A children’s book with two adorable South Asian characters, ten Gulab Jamuns and one hearty misadventure. Laugh, learn and relish a bit of South Asia.
Children are constantly making comparisons, seeing similarities and differences in the world around them. When they see themselves reflected in books they read, it helps them get a sense of belonging – it helps them to be seen.
Did you know that
- 37% of children in the US identify themselves as multicultural, yet only about 10-15% of the children’s books have characters that look like them
- 10% of children’s books are written by people of color
- 3-4% of children’s books have characters from Asia Pacific
Children start to form their world views from the books they read. We need stories that multicultural kids identify with. We need characters that look like them, eat foods like them and do things like them.
We also need books that invite everyone to have a glimpse into different cultures. We need stories that widen our perception of normal. We need characters that encourage children to ask questions and build a healthy curiosity of the world around them.
Children’s books give an excellent starting point for a parent-child conversation of accepting and celebrating differences. It gives an opportunity for all children and parents to become global citizens.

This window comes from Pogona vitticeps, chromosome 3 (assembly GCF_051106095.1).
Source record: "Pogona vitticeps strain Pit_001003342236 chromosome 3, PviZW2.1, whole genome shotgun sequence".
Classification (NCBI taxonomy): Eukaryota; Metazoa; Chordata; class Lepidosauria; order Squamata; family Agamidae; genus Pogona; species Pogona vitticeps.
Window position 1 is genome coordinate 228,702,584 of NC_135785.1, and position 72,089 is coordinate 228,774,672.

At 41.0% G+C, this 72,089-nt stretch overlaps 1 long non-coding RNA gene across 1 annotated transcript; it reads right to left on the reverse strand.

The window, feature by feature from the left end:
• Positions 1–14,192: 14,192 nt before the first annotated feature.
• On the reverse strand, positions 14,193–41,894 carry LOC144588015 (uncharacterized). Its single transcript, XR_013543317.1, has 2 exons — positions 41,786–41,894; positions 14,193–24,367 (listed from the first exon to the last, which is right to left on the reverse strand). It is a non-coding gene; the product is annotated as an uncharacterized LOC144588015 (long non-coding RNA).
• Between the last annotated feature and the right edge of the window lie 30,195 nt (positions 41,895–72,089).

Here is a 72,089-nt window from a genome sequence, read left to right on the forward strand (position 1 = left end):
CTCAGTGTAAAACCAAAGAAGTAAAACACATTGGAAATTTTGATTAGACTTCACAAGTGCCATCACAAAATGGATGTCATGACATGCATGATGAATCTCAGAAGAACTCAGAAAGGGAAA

With my upcoming book, I would like to give a sense of identity and belonging to children of color. I also hope to present some nuggets of South Asian culture to a wider audience.
The book is inspired by a true story. I had a sweet tooth growing up. My mother is always telling me how it was a challenge to keep me away from the sweets that she had prepared for guests. I decided to retell a childhood story in my current context with my two sons.
The book has two main characters. Idu (Ee-doo) and Adu (Aa-doo). Idu is the older brother -playful and protective and Adu is his younger brother -a boisterous brat. As an aside, Idu and Adu also mean “This” and “That” in Kannada, my mother tongue. For those who are not familiar, Kannada is the principal language spoken in Karnataka in the south of India. My hope is that as personal as this story is to me, it is also universal in its appeal and can resonate with all of you.
A sneak peek into the book
Idu and Adu are very excited. They have friends coming for dinner. Mamma has prepared a lot of dishes. She is about to make Gulab Jamuns next. Idu and Adu wonder what Gulab Jamuns are. So Mamma explains that they are yummy, gooey, golden balls that look like tiny donuts dipped and soaked in sugar syrup. You bite into one and it melts in your mouth. Then Mamma makes the Gulab Jamuns. They look irresistible, but Mamma has asked them to wait till the guests arrive. Can they? You will have to read the book to find out.
This is a lighthearted, fun story that children and parents will love. The story also includes basic lessons on counting as well as important values of responsibility, team-work and family.